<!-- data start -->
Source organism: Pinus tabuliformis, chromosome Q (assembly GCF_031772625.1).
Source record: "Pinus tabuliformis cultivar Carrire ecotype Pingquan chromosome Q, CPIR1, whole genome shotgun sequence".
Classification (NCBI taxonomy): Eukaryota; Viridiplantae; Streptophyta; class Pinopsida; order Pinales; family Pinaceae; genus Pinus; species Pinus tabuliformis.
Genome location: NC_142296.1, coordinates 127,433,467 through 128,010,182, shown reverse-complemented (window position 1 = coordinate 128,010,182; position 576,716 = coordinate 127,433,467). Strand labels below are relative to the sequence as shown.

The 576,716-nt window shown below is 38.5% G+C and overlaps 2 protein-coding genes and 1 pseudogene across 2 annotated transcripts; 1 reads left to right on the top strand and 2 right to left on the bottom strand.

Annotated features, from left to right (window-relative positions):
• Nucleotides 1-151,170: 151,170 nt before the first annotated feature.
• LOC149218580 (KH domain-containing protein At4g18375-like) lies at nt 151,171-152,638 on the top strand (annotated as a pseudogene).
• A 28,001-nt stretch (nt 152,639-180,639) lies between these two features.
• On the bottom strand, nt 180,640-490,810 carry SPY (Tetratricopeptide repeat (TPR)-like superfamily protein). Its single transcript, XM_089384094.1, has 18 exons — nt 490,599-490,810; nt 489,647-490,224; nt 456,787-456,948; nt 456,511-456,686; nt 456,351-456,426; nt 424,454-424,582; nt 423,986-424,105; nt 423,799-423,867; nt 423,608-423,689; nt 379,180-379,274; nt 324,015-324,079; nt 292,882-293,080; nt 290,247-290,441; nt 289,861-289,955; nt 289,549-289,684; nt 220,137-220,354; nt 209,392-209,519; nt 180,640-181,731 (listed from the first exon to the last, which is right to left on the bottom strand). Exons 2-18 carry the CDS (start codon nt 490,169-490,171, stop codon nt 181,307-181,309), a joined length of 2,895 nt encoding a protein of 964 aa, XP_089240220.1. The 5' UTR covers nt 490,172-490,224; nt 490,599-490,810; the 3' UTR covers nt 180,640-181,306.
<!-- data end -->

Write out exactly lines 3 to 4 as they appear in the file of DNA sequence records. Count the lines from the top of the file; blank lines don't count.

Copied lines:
Classification (NCBI taxonomy): Eukaryota; Viridiplantae; Streptophyta; class Pinopsida; order Pinales; family Pinaceae; genus Pinus; species Pinus tabuliformis.
Genome location: NC_142296.1, coordinates 127,433,467 through 128,010,182, shown reverse-complemented (window position 1 = coordinate 128,010,182; position 576,716 = coordinate 127,433,467). Strand labels below are relative to the sequence as shown.